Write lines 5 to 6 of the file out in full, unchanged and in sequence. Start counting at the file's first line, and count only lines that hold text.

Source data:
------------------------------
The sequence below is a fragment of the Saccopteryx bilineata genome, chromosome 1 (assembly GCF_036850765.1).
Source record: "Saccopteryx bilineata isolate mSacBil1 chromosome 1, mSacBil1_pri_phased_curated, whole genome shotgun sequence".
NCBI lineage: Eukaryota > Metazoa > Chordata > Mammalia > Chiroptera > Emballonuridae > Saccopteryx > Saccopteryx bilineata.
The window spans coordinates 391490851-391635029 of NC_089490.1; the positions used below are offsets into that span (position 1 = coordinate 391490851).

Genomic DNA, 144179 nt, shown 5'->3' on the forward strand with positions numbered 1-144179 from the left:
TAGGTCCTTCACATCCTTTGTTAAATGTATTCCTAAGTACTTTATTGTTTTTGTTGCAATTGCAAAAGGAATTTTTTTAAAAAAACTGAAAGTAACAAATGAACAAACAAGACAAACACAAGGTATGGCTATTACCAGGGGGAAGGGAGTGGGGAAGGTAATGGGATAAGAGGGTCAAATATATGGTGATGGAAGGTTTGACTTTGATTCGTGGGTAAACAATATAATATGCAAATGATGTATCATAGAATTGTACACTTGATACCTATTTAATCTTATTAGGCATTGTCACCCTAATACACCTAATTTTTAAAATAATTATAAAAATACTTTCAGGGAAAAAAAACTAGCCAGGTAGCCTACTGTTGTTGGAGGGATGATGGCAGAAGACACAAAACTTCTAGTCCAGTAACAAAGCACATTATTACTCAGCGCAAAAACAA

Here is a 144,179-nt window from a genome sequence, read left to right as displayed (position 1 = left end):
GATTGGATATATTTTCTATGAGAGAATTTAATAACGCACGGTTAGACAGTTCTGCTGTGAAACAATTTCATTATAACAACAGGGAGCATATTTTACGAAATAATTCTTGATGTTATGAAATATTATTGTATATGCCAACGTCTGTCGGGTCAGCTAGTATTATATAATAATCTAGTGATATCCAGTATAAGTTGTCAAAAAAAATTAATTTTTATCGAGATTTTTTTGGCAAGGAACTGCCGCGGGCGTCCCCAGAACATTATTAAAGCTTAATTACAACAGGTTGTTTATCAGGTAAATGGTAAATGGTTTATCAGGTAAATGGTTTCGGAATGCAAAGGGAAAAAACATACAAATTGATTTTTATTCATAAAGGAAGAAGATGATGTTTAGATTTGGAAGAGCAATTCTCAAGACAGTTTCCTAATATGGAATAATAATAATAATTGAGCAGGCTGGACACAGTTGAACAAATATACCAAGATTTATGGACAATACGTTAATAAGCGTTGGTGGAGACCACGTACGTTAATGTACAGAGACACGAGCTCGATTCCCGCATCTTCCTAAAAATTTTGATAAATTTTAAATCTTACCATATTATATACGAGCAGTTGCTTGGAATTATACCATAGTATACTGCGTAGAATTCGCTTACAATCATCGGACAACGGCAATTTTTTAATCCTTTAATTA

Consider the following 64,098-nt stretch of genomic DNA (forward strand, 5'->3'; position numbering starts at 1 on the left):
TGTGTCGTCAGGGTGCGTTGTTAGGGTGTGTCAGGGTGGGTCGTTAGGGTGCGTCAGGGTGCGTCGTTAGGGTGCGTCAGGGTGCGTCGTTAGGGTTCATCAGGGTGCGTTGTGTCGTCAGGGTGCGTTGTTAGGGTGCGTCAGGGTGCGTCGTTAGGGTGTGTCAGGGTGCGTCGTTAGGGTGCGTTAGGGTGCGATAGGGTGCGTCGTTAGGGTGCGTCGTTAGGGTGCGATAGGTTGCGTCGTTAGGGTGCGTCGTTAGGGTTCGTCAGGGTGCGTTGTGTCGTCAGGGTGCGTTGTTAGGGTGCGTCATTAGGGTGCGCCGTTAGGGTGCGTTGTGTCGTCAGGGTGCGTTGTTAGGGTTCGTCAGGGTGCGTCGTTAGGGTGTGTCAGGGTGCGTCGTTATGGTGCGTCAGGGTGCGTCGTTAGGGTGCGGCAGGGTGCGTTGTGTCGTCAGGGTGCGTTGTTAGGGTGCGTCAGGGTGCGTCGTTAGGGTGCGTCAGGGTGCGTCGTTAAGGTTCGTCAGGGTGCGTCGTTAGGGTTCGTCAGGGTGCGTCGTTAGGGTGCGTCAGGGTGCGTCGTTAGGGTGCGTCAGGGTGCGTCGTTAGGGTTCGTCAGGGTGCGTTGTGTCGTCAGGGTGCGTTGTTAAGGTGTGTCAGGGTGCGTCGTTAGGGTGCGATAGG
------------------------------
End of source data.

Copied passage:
Genomic DNA, 144179 nt, shown 5'->3' on the forward strand with positions numbered 1-144179 from the left:
TAGGTCCTTCACATCCTTTGTTAAATGTATTCCTAAGTACTTTATTGTTTTTGTTGCAATTGCAAAAGGAATTTTTTTAAAAAAACTGAAAGTAACAAATGAACAAACAAGACAAACACAAGGTATGGCTATTACCAGGGGGAAGGGAGTGGGGAAGGTAATGGGATAAGAGGGTCAAATATATGGTGATGGAAGGTTTGACTTTGATTCGTGGGTAAACAATATAATATGCAAATGATGTATCATAGAATTGTACACTTGATACCTATTTAATCTTATTAGGCATTGTCACCCTAATACACCTAATTTTTAAAATAATTATAAAAATACTTTCAGGGAAAAAAAACTAGCCAGGTAGCCTACTGTTGTTGGAGGGATGATGGCAGAAGACACAAAACTTCTAGTCCAGTAACAAAGCACATTATTACTCAGCGCAAAAACAA